CoFo coaches Bria Henderson and Brandon Paz sat down with CoFo student Tara Huynh to explore her experiences as a student during virtual learning. Tara is a freshman in her second semester at Texas A&M University at College Station and she is actually the first in her family to attend. Unlike the infamous Aggie legacy students, Tara is the first and only family member to diverge from that path; some of her older siblings actually attended the University of Texas in Austin. Tara is currently majoring in Allied Health and has hopes of being accepted into A&M’s nursing program next semester.
Last year, as early as January, the first coronavirus cases were being recorded in Texas. It was last spring on Senior Skip Day that Tara found out that the short remainder of her time in high school would be entirely virtual, complying with new quarantine policies. In the middle of working a hectic part-time job, applying for scholarships, and hoping she got into the university she wanted, Tara admits things were already going by in a blur for her. “I got hired at Walmart right before the pandemic started, and then after my break was over, I worked up until the day before I left for A&M. It was crazy!”
Life as an Essential Worker
As an essential worker, Tara was glad she still had employment but said the high-intensity workdays and the surge of cases in Central Texas when the pandemic first happened pushed her to take a brief break. “This was before people had to wear masks in the store when my coworkers would cough on me as a joke. My parents didn’t want me to work, for both my safety and my dad’s since he’s diabetic.” Tara acknowledge’s she’s a person who already likes to keep busy but says her one regret is not taking the time to slow down and enjoy the traditional high school experience. “There was no prom, no graduation–and, of course, getting your diploma in the mail just isn’t the same. I didn’t get to say goodbye to other students or some of my favorite teachers.” While school remains one of her top priorities, Tara says she’s learned to take more advantage of opportunities when she’s able to be safely social, something she’s started to implement at A&M.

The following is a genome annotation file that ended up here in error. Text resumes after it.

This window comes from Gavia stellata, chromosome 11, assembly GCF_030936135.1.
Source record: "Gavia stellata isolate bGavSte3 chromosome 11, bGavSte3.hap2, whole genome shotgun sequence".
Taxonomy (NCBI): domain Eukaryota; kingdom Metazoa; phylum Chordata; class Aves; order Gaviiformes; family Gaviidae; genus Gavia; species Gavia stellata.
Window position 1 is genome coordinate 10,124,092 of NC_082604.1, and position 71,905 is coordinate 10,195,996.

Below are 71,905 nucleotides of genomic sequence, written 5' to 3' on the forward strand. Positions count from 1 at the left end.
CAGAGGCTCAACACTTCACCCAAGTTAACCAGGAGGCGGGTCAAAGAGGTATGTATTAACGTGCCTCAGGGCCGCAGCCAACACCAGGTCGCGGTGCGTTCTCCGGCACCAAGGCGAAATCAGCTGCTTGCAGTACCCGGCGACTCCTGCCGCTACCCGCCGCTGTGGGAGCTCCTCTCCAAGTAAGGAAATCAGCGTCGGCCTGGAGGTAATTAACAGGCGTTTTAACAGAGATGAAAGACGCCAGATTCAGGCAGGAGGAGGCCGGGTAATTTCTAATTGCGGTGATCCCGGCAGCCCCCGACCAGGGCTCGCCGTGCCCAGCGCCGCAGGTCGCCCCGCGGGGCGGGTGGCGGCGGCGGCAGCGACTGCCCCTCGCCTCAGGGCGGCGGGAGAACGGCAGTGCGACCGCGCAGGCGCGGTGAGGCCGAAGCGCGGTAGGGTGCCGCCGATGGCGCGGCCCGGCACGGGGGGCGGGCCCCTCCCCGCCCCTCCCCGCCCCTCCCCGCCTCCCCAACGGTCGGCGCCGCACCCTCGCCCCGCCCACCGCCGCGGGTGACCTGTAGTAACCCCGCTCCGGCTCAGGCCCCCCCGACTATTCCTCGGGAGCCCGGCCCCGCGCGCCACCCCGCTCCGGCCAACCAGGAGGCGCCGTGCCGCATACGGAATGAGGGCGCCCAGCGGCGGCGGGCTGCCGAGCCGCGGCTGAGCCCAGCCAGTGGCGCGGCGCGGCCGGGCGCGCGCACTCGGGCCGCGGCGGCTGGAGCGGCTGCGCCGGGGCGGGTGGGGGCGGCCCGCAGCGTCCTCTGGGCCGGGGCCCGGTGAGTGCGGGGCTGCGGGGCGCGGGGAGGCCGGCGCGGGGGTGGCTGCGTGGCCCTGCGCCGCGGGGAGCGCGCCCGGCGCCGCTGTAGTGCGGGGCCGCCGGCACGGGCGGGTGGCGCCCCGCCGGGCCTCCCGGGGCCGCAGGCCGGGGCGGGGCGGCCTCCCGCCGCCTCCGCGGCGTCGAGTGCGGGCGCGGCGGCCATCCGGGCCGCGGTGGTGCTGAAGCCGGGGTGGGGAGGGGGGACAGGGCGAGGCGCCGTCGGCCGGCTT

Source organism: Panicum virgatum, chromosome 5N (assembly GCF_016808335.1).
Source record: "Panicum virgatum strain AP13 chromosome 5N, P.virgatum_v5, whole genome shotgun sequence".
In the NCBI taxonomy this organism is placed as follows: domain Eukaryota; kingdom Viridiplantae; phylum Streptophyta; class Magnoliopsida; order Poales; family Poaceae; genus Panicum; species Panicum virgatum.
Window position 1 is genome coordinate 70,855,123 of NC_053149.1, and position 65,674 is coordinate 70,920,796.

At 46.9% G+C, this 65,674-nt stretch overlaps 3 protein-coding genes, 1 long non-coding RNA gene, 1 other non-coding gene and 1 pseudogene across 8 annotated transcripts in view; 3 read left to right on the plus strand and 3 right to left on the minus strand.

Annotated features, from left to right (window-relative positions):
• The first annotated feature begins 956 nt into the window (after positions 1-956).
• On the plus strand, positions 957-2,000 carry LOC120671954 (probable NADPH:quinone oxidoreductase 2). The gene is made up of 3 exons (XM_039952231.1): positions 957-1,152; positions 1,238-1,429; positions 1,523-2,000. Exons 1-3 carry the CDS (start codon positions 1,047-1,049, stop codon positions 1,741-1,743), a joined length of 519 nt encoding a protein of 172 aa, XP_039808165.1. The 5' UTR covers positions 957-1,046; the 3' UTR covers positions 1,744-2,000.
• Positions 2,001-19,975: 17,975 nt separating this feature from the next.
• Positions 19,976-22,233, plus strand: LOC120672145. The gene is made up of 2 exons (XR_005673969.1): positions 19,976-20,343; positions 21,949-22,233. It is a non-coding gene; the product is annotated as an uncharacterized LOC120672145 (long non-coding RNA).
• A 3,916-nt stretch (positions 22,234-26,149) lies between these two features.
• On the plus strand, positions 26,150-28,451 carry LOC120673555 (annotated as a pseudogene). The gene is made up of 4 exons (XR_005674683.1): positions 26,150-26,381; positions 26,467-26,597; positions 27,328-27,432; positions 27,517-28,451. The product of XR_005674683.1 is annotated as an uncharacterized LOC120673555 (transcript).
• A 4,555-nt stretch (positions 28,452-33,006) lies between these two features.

Building On-Campus Connections
When she first got to campus, Tara remembers being very intimidated by the size of the school and wasn’t sure how she’d find her people when most social events were cancelled or virtual. Taking her classes online, she says, was ‘easy’ at first, but draining. She couldn’t feed off the energy of other students and professors on Zoom. “It’s harder for people in my generation to be socially distant; we’re not used to having to be so cautious. You feel like you have to be overly responsible, but, at the same time, there’s this added peer pressure to ‘be chill’ that starts to override the desire to be responsible.” For this reason and many others, Tara says she is grateful for her Lohman Learning Community at A&M, that has allowed her to meet like-minded people. Having an established connection to her school early on eased her nervousness. “They give you ‘How to Be an Aggie 101’ advice, which I needed! And I feel like they genuinely care about me! When I got corona last year in the fall after a family get-together, they were some of the people who came to visit me in quarantine.”
Yes, you read that right. During her first semester on campus, Tara had to be isolated in a special room on the dorm’s floor and recalls it giving her perspective on how people were being affected by the virus. “You never know about how awful being isolated is, until it happens to you. You feel so alone; human beings are social creatures. I felt like a burden when I had to ask people to bring me my lunch or when I had to call up all my friends I’d seen to tell them to get tested.” But Tara reminds me that she has a fantastic support system composed of family, friends, and even her professors. “They’d all come by to see me, ask me if I needed anything, and would actually do me favors. It made me feel better to ask for help and taught me how to.”
When asked what has given her the most hope during the pandemic, Tara immediately lights up. Her learning community at A&M has given her a few volunteering opportunities already to help those who have been most affected by COVID-19, and she believes that those efforts are inspiring. “Volunteering has given me the opportunity to see the selflessness of others up close. People who continue to wear their masks, people who are now volunteering to help people get the vaccine. It all reminds me that there are people, like me, that want the pandemic to be over and they’re willing to do their part to make sure that happens.”